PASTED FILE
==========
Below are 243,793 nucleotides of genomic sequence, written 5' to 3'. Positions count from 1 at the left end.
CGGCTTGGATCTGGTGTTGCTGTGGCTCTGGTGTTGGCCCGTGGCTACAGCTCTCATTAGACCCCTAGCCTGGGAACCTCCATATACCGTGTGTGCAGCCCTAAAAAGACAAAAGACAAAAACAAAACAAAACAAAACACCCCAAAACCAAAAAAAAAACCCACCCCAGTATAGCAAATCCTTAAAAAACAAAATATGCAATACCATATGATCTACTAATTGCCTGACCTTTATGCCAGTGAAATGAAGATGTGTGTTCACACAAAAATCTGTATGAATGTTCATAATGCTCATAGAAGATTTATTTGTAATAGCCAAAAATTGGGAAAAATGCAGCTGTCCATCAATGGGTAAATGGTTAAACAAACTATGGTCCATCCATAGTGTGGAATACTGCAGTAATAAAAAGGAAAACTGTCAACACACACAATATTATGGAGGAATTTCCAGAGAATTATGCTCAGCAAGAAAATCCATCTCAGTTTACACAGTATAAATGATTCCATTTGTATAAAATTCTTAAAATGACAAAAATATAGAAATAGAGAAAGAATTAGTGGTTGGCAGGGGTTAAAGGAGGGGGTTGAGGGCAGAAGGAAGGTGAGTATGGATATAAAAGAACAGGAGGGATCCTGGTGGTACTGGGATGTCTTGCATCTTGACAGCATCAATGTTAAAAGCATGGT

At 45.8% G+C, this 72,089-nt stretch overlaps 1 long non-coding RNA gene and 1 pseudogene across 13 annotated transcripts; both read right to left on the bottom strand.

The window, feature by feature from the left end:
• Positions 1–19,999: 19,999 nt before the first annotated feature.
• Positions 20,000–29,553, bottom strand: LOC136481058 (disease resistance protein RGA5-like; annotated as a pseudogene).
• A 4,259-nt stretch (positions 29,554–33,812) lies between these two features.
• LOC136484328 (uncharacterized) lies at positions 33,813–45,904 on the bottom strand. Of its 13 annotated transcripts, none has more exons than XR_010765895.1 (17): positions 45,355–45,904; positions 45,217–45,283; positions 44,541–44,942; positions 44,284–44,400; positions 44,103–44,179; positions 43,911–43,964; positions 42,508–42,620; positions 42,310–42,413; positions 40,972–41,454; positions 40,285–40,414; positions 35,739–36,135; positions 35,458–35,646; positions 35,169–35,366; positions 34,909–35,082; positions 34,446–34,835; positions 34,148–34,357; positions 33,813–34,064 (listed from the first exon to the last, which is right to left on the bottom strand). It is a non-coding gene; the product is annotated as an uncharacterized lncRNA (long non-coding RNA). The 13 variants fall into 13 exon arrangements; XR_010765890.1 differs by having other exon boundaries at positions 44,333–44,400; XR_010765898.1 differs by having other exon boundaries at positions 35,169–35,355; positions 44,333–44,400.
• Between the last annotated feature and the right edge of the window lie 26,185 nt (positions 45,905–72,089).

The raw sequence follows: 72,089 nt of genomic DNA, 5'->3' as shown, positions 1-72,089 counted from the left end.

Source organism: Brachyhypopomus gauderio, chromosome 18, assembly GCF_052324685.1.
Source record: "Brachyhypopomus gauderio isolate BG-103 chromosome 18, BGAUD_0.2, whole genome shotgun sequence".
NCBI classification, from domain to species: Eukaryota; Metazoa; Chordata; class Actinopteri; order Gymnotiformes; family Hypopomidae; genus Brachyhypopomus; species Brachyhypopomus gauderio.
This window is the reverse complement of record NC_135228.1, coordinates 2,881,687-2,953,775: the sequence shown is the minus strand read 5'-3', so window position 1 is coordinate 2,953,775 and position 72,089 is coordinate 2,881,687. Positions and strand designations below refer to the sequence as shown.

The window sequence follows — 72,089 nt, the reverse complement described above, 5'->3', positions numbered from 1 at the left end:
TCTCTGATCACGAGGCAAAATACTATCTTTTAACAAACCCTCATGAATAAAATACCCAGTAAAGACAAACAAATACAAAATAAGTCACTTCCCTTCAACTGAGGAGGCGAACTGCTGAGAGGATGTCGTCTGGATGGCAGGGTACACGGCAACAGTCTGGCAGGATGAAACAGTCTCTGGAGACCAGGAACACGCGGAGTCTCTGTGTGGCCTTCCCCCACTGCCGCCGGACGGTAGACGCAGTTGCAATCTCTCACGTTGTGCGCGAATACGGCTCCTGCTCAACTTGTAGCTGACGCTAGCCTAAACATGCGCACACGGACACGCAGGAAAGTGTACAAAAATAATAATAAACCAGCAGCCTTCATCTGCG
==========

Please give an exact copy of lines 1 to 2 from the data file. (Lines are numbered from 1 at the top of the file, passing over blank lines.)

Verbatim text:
Below are 243,793 nucleotides of genomic sequence, written 5' to 3'. Positions count from 1 at the left end.
CGGCTTGGATCTGGTGTTGCTGTGGCTCTGGTGTTGGCCCGTGGCTACAGCTCTCATTAGACCCCTAGCCTGGGAACCTCCATATACCGTGTGTGCAGCCCTAAAAAGACAAAAGACAAAAACAAAACAAAACAAAACACCCCAAAACCAAAAAAAAAACCCACCCCAGTATAGCAAATCCTTAAAAAACAAAATATGCAATACCATATGATCTACTAATTGCCTGACCTTTATGCCAGTGAAATGAAGATGTGTGTTCACACAAAAATCTGTATGAATGTTCATAATGCTCATAGAAGATTTATTTGTAATAGCCAAAAATTGGGAAAAATGCAGCTGTCCATCAATGGGTAAATGGTTAAACAAACTATGGTCCATCCATAGTGTGGAATACTGCAGTAATAAAAAGGAAAACTGTCAACACACACAATATTATGGAGGAATTTCCAGAGAATTATGCTCAGCAAGAAAATCCATCTCAGTTTACACAGTATAAATGATTCCATTTGTATAAAATTCTTAAAATGACAAAAATATAGAAATAGAGAAAGAATTAGTGGTTGGCAGGGGTTAAAGGAGGGGGTTGAGGGCAGAAGGAAGGTGAGTATGGATATAAAAGAACAGGAGGGATCCTGGTGGTACTGGGATGTCTTGCATCTTGACAGCATCAATGTTAAAAGCATGGT